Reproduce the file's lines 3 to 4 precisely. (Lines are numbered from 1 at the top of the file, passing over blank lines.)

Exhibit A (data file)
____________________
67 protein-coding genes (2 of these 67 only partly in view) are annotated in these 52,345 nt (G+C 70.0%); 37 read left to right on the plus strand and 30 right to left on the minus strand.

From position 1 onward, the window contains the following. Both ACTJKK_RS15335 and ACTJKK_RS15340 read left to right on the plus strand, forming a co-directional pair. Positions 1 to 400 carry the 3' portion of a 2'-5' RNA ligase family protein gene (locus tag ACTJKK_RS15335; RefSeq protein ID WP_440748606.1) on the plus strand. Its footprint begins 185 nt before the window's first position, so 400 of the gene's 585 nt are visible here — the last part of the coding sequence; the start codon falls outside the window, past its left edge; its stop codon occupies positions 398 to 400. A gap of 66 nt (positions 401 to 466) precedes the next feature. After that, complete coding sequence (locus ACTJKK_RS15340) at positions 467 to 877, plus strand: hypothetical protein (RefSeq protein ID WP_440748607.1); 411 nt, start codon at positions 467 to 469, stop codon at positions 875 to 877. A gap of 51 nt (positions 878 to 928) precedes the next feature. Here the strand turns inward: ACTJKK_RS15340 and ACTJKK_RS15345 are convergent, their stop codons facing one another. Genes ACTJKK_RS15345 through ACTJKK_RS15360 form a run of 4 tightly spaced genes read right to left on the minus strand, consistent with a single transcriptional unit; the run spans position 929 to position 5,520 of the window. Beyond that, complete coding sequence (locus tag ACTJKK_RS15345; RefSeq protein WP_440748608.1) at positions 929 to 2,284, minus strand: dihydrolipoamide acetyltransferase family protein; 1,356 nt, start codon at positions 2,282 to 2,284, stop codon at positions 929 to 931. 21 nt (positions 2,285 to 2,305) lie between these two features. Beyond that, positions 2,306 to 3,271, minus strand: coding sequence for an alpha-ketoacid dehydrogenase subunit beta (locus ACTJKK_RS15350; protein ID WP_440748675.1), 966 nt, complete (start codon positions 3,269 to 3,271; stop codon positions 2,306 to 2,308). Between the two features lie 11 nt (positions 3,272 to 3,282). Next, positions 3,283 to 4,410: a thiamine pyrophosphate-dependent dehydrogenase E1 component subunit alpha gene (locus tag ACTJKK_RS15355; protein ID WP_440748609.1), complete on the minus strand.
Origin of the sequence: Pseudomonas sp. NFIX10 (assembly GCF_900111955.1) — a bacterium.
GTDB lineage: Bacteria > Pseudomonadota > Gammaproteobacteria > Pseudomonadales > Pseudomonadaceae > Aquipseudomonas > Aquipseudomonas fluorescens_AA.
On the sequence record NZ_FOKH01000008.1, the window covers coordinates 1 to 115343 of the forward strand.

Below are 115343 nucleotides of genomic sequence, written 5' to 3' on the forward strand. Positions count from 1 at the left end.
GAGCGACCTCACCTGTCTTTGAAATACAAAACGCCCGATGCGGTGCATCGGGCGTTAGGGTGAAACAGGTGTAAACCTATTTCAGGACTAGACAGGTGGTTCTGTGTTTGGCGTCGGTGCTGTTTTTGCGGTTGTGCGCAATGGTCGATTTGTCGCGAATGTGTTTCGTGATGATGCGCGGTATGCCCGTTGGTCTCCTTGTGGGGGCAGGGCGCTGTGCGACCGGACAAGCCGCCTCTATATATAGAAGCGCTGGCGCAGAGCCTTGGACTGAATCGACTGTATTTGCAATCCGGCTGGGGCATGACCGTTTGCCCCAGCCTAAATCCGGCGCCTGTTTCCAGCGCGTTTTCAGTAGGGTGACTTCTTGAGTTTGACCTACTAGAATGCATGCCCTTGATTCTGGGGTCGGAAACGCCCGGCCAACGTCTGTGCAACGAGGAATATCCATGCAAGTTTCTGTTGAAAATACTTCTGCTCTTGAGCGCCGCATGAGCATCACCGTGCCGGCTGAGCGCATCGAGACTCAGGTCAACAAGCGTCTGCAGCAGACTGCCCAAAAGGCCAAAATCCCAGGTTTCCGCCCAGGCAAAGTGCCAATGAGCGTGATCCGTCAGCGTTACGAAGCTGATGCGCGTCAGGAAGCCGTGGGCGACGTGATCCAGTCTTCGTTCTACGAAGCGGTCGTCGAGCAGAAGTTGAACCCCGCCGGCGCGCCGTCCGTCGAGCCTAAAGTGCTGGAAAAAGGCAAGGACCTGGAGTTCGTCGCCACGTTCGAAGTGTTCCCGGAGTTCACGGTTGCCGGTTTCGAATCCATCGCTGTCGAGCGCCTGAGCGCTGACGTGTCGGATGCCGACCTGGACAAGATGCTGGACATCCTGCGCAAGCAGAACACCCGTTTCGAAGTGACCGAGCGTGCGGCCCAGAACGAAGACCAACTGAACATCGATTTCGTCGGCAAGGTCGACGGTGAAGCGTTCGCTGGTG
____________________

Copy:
Origin of the sequence: Pseudomonas sp. NFIX10 (assembly GCF_900111955.1) — a bacterium.
GTDB lineage: Bacteria > Pseudomonadota > Gammaproteobacteria > Pseudomonadales > Pseudomonadaceae > Aquipseudomonas > Aquipseudomonas fluorescens_AA.